“My co-chair for the evening,” he says near the beginning, as somebody pushes a chair onto the stage. It’s one of those adjustable desk chairs on wheels. At least a half dozen times during the show, he will lean back in the chair while saying “I was lying in bed….” One time he trips over it.
He also mangles what Neil Armstrong said when he stepped on the moon. When the largely adoring audience did not laugh at a joke, he tells us he’s going to take it out of the show. He shows his microphone apparatus hanging off his backside and remarks: “Have I grown a tail?”
Your tolerance for such sloppiness masquerading as spontaneity surely depends on how much of a William Shatner fan you are, and what you expect for $126.50.
There are hints in “Shatner’s World” of what a little more rehearsal and a lot more thought might have produced. At one point, he plays a brief video of George Takei (who played Sulu) angrily cursing him out. No more explanation. Onto the next anecdote. Another time, he re-enacts the scene of the dying of his racehorse, a moment that is absorbing, even touching — and which he then ruins by his effort to be profound: “Death is the final frontier.”
It would be too easy to score some cleverness out of William Shatner and his less-than-diligent-or-deep one-man show: Star Drek, Beam Me Out of Here, Scotty, etc. One could see something very American (or anyway Canadian/American) in his journey from promising performer to self-parody. But whatever you think of his talents, you have to give William Shatner his due. Indeed, the less impressed you are by his skills as an artist, the more impressed you should be by his endurance. There was no end to the supply of celebrated chisel-faced TV stars in the 1950′s and 60′s. How many of them are still in the public eye at the age of 80, having lived through not just “Star Trek” and “Boston Legal” but “Rescue 911,” “T.J. Hooker,” “The Practice,” some odd albums, and this show.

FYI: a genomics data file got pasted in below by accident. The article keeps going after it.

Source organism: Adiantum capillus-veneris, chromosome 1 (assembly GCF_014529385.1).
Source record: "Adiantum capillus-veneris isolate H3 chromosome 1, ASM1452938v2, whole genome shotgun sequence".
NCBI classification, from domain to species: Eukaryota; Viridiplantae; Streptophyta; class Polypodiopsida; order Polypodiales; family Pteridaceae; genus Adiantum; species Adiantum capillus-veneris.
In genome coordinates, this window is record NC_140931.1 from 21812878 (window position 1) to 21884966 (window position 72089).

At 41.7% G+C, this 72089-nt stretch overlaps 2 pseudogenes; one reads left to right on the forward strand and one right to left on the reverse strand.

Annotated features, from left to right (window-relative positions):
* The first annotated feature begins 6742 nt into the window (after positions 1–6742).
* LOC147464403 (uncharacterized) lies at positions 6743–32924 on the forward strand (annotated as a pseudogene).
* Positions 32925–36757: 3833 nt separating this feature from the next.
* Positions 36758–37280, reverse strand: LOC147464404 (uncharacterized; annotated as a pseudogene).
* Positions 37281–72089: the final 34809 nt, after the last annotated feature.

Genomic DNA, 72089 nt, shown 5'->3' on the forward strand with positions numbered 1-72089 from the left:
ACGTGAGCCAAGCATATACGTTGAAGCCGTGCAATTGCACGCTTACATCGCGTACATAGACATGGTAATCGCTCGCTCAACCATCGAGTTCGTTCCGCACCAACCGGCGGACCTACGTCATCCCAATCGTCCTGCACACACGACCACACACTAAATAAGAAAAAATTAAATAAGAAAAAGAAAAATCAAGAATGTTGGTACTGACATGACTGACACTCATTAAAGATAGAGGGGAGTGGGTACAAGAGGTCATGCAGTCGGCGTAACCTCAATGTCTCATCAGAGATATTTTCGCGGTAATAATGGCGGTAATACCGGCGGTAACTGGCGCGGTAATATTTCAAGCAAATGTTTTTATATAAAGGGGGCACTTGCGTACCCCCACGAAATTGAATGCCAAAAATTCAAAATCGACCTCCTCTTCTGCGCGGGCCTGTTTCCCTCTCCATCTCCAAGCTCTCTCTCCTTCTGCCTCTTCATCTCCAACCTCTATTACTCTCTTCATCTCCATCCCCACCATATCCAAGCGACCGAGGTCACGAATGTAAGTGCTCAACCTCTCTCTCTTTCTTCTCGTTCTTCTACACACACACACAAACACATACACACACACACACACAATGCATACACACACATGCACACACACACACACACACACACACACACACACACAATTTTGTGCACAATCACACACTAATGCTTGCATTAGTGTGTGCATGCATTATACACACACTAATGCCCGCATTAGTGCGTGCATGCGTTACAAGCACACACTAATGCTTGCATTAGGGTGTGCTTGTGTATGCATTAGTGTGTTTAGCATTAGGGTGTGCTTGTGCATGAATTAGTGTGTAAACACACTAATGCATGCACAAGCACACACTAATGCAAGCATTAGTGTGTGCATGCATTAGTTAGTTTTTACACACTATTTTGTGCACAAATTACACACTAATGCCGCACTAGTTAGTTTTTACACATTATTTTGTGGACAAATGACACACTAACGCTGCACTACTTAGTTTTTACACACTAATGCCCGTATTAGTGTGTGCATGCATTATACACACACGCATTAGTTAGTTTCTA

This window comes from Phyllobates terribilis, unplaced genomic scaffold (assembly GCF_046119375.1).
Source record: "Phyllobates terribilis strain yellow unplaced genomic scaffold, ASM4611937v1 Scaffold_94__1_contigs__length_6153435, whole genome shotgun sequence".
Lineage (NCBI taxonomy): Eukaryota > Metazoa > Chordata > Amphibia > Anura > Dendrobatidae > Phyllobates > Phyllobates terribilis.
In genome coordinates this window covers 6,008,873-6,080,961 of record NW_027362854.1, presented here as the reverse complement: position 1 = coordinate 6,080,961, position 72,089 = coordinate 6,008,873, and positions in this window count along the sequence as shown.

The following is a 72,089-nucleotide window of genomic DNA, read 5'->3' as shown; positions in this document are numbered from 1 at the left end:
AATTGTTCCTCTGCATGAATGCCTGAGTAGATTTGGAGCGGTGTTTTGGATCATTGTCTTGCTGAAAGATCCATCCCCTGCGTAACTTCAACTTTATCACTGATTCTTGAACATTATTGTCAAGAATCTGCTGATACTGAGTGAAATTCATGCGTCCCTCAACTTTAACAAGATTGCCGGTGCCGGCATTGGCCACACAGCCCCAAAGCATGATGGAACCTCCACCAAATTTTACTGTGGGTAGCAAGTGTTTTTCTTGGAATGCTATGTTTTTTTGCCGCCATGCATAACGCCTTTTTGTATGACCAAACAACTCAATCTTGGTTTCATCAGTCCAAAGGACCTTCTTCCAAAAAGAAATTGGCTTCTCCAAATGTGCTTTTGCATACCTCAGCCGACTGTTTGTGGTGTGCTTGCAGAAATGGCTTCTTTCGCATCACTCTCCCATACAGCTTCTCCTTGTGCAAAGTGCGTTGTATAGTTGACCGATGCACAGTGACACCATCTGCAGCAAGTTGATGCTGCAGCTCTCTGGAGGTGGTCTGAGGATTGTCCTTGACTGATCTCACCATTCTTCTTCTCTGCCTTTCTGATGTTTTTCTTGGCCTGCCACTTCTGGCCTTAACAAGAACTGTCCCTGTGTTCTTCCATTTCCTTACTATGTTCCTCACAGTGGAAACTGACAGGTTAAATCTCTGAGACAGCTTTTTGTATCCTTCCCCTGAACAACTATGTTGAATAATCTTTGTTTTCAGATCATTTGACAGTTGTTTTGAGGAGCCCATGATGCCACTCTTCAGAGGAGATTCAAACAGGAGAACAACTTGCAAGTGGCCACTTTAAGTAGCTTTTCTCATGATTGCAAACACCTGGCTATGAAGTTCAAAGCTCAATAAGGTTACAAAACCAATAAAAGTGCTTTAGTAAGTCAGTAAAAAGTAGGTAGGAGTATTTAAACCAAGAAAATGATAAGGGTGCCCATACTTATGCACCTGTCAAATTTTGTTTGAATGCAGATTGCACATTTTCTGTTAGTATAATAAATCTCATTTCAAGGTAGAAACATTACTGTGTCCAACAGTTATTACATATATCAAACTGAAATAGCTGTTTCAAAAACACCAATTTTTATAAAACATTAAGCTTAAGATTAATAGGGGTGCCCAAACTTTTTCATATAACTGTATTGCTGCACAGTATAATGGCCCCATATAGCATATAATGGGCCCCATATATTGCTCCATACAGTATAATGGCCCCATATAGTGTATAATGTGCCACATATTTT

“I’ve been kissed hundreds (maybe thousands) of times on screen, yet only loved a few, I’ve been killed 19 times, and yet I am still standing here in front of you ready to go another 80 years.”
William Shatner says this on the website for Shatner’s World, but not in the show.
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Shatner’s World: We Just LIve In It
Written by William Shatner
Cast: William Shatner
Directed by Scott Faris, set design by Edward Pierce, lighting design by Ken Billington, sound design by Peter Fitzgerald
Running time: 100 minutes with no intermission
Ticket prices: $46.50 – $126.50
“Shatner’s World” will be on Broadway until March 4, and will then go on tour.